New Blood Protein Discovery: May Lead to Anti-Tumor Drug

April 1, 2009

(ChattahBox)—The results of a study recently published by researchers from the Wake Forest University School of Medicine, shows great promise for the development of both a new anti-tumor drug, inhibiting blood vessel growth, as well as a wound healing treatment, which does just the opposite of promoting the growth of nourishing blood vessels. This promising new study was just published in the new issue of the Proceedings of the National Academy of Sciences Journal.

Scientists have long known that stopping the growth of blood vessels is key to preventing tumor growth. During a study where researchers injected mice with prostate cancer cells, it was discovered that a protein called ferritin, which speeds up tumor growth, binds to a tumor inhibitor protein called, Hka stopping it in its tracks.

Researchers then reached a “light bulb flash moment,” when they realized if they could stop the binding process, they could let loose Hka, the tumor inhibitor protein to stop the growth of cancerous tumors. The researchers see promise for the theory as a wound healing treatment as well, by flooding a patient with ferritin, the protein which increases blood vessel growth, which is lacking in patients with suppressed immune systems.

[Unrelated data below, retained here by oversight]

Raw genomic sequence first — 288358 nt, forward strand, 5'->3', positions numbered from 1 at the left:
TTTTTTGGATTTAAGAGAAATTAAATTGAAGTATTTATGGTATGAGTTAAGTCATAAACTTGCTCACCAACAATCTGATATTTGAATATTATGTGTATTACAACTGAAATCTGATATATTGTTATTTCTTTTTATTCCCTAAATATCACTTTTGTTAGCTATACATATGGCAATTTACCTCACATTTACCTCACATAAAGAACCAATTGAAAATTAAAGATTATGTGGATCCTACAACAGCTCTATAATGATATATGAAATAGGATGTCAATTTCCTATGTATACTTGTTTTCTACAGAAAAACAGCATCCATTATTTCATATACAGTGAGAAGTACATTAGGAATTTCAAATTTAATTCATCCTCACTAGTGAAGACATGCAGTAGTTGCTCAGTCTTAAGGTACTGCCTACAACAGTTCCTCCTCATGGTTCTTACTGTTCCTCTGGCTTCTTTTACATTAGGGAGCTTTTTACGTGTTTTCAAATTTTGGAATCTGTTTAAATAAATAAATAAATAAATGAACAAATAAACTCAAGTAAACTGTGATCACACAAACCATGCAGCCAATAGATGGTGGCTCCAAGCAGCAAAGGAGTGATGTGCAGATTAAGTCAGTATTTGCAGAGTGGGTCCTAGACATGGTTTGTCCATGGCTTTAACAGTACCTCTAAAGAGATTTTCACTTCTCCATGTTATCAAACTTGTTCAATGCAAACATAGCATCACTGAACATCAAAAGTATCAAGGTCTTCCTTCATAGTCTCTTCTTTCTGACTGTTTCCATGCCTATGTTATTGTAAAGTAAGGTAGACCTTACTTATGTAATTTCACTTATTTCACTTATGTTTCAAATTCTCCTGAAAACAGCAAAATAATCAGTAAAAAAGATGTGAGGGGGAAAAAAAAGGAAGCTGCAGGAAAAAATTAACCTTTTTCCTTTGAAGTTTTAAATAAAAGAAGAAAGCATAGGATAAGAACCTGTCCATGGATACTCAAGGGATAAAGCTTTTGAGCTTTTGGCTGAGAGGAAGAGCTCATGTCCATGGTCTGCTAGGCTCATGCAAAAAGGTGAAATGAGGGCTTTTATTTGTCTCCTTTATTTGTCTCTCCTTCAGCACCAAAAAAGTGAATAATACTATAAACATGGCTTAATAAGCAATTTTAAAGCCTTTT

Based on these findings, The Wake Forest research team secured a grant from the National Institutes of Health to begun work on developing a new anti-tumor drug. If the researchers are successful in developing the new protein-blocker drug, this would add another weapon in the cancer fighting arsenal of new treatments.



Got something to say? **Please Note** - Comments may be edited for clarity or obscenity, and all comments are published at the discretion of - Comments are the opinions of the individuals leaving them, and not of or its partners. - Please do not spam or submit comments that use copyright materials, hearsay or are based on reports where the supposed fact or quote is not a matter of public knowledge are also not permitted.